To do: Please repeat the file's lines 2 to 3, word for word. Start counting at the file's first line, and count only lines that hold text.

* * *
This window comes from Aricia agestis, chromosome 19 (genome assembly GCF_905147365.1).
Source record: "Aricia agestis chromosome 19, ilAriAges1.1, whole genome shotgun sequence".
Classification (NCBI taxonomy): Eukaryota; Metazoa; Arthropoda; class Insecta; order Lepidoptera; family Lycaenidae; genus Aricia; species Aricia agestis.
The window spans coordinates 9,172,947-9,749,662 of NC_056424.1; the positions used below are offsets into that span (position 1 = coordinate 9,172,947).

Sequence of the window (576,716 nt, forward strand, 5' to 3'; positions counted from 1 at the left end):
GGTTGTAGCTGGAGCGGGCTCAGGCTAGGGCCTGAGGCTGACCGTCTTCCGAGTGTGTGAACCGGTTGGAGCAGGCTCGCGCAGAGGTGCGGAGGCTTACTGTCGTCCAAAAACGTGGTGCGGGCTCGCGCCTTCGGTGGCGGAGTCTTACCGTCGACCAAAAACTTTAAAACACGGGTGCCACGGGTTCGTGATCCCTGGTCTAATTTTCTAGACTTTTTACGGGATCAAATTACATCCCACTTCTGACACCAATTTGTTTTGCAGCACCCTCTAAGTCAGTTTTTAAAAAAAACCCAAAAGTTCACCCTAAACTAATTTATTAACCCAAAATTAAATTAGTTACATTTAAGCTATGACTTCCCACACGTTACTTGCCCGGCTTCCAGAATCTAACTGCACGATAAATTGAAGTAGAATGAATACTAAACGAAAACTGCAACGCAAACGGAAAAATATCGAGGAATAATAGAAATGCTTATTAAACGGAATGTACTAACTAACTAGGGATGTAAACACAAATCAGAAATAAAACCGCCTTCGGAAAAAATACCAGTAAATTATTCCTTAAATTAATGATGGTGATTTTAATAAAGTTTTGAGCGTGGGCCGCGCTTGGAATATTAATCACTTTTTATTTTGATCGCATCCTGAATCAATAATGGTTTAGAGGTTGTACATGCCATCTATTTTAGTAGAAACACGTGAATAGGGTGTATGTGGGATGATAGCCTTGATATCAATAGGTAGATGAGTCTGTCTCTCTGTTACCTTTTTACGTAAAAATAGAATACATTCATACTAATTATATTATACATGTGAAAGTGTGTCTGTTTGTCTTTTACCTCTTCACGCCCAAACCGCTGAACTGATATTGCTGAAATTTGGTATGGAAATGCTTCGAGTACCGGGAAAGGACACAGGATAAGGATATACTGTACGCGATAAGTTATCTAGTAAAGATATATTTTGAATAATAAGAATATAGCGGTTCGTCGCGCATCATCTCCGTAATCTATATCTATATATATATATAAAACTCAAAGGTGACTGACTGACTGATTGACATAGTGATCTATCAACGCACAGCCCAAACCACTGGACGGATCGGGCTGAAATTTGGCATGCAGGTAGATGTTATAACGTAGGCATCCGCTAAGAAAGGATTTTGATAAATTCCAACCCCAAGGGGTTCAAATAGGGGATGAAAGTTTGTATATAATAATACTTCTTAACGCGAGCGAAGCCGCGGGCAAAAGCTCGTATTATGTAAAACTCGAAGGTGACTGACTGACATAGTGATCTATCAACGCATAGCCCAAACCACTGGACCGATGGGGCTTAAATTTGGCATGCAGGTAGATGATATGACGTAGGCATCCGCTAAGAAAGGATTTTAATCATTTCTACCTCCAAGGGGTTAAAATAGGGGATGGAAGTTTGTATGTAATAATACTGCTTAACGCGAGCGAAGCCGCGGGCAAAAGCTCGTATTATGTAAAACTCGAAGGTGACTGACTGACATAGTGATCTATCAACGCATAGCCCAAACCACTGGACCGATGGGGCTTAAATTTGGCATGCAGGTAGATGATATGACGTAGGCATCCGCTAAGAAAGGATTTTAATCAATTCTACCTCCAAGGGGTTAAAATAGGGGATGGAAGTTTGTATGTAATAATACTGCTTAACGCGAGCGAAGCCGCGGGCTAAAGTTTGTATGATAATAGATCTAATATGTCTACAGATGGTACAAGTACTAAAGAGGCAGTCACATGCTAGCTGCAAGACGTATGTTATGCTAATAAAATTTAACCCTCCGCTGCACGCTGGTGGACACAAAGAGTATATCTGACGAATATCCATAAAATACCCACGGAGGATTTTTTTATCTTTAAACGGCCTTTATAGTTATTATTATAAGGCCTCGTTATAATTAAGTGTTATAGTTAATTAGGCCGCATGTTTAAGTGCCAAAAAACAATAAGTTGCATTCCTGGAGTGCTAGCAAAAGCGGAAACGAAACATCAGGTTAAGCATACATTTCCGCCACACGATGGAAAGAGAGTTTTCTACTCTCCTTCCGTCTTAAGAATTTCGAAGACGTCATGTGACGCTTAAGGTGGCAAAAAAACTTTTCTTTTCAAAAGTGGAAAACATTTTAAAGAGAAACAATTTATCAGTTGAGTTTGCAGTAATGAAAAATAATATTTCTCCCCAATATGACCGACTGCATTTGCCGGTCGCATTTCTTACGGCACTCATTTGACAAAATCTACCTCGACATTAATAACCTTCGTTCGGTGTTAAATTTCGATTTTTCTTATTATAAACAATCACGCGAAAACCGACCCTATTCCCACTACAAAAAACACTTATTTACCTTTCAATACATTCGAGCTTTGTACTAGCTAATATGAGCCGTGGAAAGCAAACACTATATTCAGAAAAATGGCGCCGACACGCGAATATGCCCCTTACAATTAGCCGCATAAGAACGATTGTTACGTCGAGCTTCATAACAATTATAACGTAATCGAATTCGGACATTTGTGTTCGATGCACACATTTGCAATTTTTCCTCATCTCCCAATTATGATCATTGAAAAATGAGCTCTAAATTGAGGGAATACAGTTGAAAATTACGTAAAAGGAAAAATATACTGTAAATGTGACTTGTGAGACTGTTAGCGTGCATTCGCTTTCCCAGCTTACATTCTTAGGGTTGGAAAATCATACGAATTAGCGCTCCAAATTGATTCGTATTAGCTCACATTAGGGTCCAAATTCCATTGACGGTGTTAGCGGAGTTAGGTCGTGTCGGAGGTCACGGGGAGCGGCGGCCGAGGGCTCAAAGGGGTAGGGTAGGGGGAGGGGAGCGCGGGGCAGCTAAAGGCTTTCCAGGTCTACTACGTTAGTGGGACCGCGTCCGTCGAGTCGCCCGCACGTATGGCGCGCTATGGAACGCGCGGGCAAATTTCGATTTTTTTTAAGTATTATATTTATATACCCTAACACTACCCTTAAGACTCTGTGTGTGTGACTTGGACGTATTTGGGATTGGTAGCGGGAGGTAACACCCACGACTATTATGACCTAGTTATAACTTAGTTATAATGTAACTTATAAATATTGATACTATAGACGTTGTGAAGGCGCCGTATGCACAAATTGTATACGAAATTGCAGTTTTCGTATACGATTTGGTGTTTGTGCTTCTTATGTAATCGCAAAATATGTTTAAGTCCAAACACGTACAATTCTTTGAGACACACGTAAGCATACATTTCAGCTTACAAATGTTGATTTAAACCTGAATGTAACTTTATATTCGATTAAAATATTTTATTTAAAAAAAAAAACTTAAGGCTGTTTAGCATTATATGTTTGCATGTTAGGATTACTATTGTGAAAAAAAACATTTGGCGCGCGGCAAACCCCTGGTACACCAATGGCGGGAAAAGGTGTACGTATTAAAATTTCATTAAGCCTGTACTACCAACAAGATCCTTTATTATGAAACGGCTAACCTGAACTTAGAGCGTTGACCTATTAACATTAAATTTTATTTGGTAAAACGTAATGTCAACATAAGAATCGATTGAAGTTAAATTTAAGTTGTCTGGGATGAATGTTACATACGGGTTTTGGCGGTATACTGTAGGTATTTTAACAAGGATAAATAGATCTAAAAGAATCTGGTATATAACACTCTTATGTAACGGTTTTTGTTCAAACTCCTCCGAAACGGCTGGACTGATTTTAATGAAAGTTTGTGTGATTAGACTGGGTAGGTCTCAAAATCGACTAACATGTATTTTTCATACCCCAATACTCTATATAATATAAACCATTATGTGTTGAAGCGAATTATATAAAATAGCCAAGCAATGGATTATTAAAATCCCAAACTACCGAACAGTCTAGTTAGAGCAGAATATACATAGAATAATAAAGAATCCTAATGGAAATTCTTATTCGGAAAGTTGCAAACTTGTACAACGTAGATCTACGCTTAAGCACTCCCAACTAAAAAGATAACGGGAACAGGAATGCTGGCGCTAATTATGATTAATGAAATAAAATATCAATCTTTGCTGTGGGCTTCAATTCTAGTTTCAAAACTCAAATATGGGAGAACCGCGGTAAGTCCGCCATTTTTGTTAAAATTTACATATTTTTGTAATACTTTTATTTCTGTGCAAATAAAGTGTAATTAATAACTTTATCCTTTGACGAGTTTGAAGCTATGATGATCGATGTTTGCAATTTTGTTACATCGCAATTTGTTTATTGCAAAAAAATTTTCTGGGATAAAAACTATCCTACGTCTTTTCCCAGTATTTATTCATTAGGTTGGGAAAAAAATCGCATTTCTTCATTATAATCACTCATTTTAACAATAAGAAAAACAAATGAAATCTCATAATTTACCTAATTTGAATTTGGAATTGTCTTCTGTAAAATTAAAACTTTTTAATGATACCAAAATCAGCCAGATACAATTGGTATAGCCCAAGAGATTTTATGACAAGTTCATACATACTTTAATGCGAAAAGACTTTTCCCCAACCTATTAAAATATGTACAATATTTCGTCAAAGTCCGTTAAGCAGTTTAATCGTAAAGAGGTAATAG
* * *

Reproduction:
Source record: "Aricia agestis chromosome 19, ilAriAges1.1, whole genome shotgun sequence".
Classification (NCBI taxonomy): Eukaryota; Metazoa; Arthropoda; class Insecta; order Lepidoptera; family Lycaenidae; genus Aricia; species Aricia agestis.